In the last few months, average price expectations for commodities covered by the ACRE program have trended downward. Early average price forecasts for 2009 are $5.30 per bushel for wheat and $3.30 per bushel for barley (http://www.fsa.usda.gov/dcp). This decline in expected price favors the possibility of receiving payments if signed up for the ACRE program, however, this is not a guaranteed payment. Revenue guarantees for Montana wheat were established using a two-year national average price of $6.63 per bushel and an Olympic average yield for Montana of 30.7 bushels per acre. If the forecasted $5.30 price is realized, and yields remain at or below 30.7 bushels per acre, Montana producers will receive an ACRE payment for all wheat acres enrolled in the program.
Prices and yields at the state and farm level are used to calculate two triggers, or threshold levels that determine if a producer will receive an ACRE payment. The first trigger is the state's actual revenue for the ACRE coverage year must be less than the State Revenue Guarantee. The state revenue guarantee in 2009 for wheat in Montana is $183.19 (30.7 bushel per acre Olympic average yield x $6.63 per bushel price x 90%). Using the recent Farm Service Agency (FSA) estimate for national average wheat prices for the 2009/2010 crop of $5.30 and the 30.7 Olympic average yields for wheat in Montana, the state trigger is met and producers would receive an estimated $20.48 per acre ($183.19 minus $162.71), if the second farm level trigger is also met.
The second trigger is met if the farm's actual revenue for an ACRE coverage year is less than the farm's benchmark revenue for that year. The farm benchmark revenue is calculated as the two-year national average price for a commodity, times the farm's Olympic average yield, plus the insurance premium per acre (if any) paid for insurance coverage on that crop. Using the plug yields for Gallatin County, the Olympic average yield is 51.9 bushels per acre. National average price is still $6.63 for wheat, and for an example, we will assume a crop insurance premium of $30 per acre. The farm benchmark revenue is $374.09. Again, using the early estimate of $5.30 per bushel for the national average price for the 2009 ACRE coverage year, the actual farm revenue, without changing the average yield, would be $275.07. This meets the farm level trigger, as actual farm revenue ($275.07) is less than the farm benchmark revenue of $374.09. Since both triggers are met, the producer would receive an estimated ACRE payment on enrolled wheat acres of $20.48 per acre.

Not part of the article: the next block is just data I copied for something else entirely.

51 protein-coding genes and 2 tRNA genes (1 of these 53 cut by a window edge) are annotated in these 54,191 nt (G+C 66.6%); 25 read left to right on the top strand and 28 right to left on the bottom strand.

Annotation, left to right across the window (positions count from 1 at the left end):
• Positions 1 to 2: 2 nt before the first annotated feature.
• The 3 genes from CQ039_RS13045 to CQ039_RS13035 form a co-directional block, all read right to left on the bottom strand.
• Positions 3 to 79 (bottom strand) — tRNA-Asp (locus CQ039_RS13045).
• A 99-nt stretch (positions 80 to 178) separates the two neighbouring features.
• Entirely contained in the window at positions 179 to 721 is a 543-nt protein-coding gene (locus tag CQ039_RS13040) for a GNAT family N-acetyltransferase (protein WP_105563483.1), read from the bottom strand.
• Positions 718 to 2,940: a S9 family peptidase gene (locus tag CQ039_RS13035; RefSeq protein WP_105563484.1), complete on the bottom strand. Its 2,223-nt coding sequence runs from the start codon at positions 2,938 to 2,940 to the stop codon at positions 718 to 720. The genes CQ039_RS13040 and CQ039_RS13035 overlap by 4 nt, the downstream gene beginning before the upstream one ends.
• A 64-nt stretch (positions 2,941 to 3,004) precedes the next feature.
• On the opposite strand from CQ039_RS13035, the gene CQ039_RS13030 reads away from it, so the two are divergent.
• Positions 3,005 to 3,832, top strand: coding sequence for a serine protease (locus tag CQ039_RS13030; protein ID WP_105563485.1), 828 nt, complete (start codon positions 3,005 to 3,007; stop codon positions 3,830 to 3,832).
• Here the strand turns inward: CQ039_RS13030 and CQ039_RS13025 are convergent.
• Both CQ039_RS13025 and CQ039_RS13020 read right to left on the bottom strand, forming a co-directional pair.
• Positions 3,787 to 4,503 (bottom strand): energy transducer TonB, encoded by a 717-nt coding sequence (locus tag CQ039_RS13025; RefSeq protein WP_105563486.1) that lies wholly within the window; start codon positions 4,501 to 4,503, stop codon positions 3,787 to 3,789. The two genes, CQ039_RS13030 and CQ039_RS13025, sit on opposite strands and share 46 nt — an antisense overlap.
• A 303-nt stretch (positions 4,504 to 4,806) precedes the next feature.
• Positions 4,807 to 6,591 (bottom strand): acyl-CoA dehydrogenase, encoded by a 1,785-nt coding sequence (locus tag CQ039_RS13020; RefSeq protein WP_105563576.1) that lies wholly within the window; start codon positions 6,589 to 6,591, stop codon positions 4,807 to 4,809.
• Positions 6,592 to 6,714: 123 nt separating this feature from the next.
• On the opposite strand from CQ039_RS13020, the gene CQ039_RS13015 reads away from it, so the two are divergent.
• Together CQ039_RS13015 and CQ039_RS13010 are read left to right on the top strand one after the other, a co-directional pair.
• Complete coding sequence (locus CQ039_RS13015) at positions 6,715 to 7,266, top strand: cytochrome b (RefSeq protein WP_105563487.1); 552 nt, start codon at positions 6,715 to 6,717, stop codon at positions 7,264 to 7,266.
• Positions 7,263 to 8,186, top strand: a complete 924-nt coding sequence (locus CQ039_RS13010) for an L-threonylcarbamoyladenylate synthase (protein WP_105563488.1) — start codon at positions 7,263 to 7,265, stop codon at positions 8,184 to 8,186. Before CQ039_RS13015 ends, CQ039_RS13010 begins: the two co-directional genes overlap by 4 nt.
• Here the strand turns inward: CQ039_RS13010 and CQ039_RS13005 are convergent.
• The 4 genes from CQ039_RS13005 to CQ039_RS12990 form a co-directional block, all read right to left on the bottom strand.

Changes have been made to the procedures available for producers to establish farm level yields. In the early stages of the ACRE program, producers were required to provide documented five-year production histories for each crop they wished to enroll in the ACRE program. This requirement has been relaxed and FSA has provided a set of plug yields producers can use to establish yield histories for each crop. The plug yields are not complete for all counties, all years and all covered crops in Montana. Producers may still have to provide FSA with documented production records for a particular crop. The plug yields for each county and crop is available to download at http://www.fsa.usda.gov/dcp. The local FSA office can provide more information on how plug yields can be used to provide production histories for individual producers.
While price expectations have declined, revenue guarantees are based on price and yield. Increases in yields at the state or farm level could prevent receiving an ACRE payment if wheat prices decline to the early estimate of $5.30 per bushel. The ACRE payment is determined by the difference in the state revenue guarantee and the state's actual revenue for the coverage year. In the example used above, if the state average yield increases by more than 3.9 bushels, ($20.48 divided by $5.30) then the state trigger is not met, which would result in no ACRE payment for wheat in Montana. Increased yields could also prevent some operations from meeting the farm level trigger.
Several factors have contributed to a relatively low sign up for the ACRE program, but if the national average price for the 2009 crop year does decline to $5.30 for wheat and $3.30 for barley, and yields remain constant, the probability of receiving an ACRE payment increases substantially. Producers may still want to consider signing up for the ACRE program. Since the $5.30 average price for wheat is an early estimate and yields for covered commodities in Montana look very good this year, increases in yields may more than make up for price declines.
Contact: Duane Griffith, (406) 994-2580 or email@example.com